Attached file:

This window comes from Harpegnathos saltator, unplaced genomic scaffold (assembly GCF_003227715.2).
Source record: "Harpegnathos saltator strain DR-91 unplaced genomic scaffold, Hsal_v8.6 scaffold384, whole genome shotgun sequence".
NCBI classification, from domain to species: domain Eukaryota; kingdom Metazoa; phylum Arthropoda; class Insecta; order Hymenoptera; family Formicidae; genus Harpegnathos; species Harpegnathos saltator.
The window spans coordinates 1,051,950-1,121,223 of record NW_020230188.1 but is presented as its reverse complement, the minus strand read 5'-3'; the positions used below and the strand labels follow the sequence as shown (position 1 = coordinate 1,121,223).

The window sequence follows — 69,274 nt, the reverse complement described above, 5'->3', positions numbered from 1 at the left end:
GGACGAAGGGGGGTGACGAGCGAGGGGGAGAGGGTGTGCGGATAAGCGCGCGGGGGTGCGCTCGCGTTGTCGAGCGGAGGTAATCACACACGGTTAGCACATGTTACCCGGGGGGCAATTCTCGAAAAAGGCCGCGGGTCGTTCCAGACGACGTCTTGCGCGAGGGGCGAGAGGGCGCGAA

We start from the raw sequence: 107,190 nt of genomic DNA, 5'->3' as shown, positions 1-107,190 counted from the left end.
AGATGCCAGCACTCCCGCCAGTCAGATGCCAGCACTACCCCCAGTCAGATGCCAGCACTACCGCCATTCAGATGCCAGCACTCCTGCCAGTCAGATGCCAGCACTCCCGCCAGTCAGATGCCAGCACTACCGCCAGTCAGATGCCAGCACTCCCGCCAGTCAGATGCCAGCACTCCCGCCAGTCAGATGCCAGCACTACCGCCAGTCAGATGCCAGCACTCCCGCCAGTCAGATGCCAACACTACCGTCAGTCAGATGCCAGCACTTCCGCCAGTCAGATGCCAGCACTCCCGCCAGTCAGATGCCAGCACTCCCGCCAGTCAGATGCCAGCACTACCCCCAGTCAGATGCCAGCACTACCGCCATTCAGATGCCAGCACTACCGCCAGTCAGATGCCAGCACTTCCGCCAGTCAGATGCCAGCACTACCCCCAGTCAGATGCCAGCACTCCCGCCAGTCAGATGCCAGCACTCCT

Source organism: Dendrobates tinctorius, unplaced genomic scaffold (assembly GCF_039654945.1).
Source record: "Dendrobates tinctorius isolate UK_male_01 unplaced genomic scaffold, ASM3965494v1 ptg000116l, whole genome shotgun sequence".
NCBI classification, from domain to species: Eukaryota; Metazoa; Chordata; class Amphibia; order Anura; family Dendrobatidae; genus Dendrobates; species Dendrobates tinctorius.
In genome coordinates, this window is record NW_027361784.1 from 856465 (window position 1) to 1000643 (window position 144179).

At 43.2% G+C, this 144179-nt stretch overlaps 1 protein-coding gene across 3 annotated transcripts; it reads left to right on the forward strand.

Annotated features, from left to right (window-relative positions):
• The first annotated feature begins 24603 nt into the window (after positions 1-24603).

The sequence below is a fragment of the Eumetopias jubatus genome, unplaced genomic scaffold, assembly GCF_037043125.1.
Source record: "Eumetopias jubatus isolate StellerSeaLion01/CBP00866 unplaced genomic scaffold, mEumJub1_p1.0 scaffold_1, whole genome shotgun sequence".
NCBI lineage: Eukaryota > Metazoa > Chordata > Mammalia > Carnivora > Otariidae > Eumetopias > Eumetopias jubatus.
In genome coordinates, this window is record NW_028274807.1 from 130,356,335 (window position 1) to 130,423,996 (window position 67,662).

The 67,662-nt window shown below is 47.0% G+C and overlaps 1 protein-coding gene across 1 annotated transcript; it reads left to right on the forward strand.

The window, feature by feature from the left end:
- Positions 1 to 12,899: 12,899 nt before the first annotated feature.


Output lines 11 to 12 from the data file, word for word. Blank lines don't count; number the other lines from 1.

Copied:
NCBI classification, from domain to species: Eukaryota; Metazoa; Chordata; class Amphibia; order Anura; family Dendrobatidae; genus Dendrobates; species Dendrobates tinctorius.
In genome coordinates, this window is record NW_027361784.1 from 856465 (window position 1) to 1000643 (window position 144179).